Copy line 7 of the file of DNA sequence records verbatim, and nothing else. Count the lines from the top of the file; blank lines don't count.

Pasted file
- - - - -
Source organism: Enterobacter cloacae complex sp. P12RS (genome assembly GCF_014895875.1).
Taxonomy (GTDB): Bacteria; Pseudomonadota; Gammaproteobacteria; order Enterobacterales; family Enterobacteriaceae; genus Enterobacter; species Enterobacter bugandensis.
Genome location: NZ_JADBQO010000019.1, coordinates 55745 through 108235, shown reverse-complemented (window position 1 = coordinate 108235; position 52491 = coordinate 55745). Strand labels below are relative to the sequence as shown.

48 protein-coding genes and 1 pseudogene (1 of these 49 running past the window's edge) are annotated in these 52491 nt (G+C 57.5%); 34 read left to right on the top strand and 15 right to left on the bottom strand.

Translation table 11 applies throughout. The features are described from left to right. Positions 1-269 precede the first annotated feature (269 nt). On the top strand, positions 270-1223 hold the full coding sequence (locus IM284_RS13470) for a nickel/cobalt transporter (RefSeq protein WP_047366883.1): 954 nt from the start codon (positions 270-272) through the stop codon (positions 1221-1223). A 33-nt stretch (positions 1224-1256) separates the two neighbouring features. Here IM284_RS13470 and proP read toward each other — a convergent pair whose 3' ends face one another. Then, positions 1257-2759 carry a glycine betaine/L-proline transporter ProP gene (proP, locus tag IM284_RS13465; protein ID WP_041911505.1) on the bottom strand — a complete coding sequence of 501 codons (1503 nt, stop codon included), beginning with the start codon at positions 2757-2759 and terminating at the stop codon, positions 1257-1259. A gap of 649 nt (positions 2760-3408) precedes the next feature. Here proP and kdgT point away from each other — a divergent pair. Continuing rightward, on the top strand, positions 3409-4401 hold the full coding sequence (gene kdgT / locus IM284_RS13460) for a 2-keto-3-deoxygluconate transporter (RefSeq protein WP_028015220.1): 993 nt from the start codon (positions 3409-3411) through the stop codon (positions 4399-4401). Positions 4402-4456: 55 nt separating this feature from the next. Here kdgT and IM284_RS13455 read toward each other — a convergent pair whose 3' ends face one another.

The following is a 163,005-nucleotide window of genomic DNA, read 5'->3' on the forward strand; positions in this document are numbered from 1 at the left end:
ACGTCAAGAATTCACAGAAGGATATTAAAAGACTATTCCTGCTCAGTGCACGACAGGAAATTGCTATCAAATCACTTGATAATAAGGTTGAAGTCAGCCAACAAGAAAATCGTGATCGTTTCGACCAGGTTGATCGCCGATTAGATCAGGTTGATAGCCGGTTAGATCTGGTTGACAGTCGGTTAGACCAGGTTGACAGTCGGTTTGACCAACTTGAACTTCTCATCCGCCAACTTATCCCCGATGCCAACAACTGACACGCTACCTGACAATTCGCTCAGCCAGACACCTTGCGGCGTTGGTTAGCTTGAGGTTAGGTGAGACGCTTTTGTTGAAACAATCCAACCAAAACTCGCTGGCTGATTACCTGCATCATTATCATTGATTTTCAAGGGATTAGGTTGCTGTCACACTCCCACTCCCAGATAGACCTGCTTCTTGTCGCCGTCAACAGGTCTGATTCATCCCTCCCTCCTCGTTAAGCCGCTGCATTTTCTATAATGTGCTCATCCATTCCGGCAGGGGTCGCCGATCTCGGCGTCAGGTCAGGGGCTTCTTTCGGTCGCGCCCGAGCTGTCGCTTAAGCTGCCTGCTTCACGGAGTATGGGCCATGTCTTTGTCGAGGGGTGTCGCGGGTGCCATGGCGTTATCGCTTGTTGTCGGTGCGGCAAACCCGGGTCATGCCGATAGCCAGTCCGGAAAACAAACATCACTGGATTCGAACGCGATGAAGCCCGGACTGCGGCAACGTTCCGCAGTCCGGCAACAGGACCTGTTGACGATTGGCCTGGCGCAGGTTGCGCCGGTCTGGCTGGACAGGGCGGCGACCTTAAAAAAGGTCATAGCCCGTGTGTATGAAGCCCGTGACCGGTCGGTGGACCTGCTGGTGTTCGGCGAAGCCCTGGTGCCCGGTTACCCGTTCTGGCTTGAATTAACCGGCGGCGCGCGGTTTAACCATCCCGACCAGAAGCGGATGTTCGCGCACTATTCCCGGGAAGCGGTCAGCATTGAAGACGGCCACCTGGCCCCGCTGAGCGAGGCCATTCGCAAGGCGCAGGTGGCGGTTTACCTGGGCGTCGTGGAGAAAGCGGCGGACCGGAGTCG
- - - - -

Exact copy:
ACGTCAAGAATTCACAGAAGGATATTAAAAGACTATTCCTGCTCAGTGCACGACAGGAAATTGCTATCAAATCACTTGATAATAAGGTTGAAGTCAGCCAACAAGAAAATCGTGATCGTTTCGACCAGGTTGATCGCCGATTAGATCAGGTTGATAGCCGGTTAGATCTGGTTGACAGTCGGTTAGACCAGGTTGACAGTCGGTTTGACCAACTTGAACTTCTCATCCGCCAACTTATCCCCGATGCCAACAACTGACACGCTACCTGACAATTCGCTCAGCCAGACACCTTGCGGCGTTGGTTAGCTTGAGGTTAGGTGAGACGCTTTTGTTGAAACAATCCAACCAAAACTCGCTGGCTGATTACCTGCATCATTATCATTGATTTTCAAGGGATTAGGTTGCTGTCACACTCCCACTCCCAGATAGACCTGCTTCTTGTCGCCGTCAACAGGTCTGATTCATCCCTCCCTCCTCGTTAAGCCGCTGCATTTTCTATAATGTGCTCATCCATTCCGGCAGGGGTCGCCGATCTCGGCGTCAGGTCAGGGGCTTCTTTCGGTCGCGCCCGAGCTGTCGCTTAAGCTGCCTGCTTCACGGAGTATGGGCCATGTCTTTGTCGAGGGGTGTCGCGGGTGCCATGGCGTTATCGCTTGTTGTCGGTGCGGCAAACCCGGGTCATGCCGATAGCCAGTCCGGAAAACAAACATCACTGGATTCGAACGCGATGAAGCCCGGACTGCGGCAACGTTCCGCAGTCCGGCAACAGGACCTGTTGACGATTGGCCTGGCGCAGGTTGCGCCGGTCTGGCTGGACAGGGCGGCGACCTTAAAAAAGGTCATAGCCCGTGTGTATGAAGCCCGTGACCGGTCGGTGGACCTGCTGGTGTTCGGCGAAGCCCTGGTGCCCGGTTACCCGTTCTGGCTTGAATTAACCGGCGGCGCGCGGTTTAACCATCCCGACCAGAAGCGGATGTTCGCGCACTATTCCCGGGAAGCGGTCAGCATTGAAGACGGCCACCTGGCCCCGCTGAGCGAGGCCATTCGCAAGGCGCAGGTGGCGGTTTACCTGGGCGTCGTGGAGAAAGCGGCGGACCGGAGTCG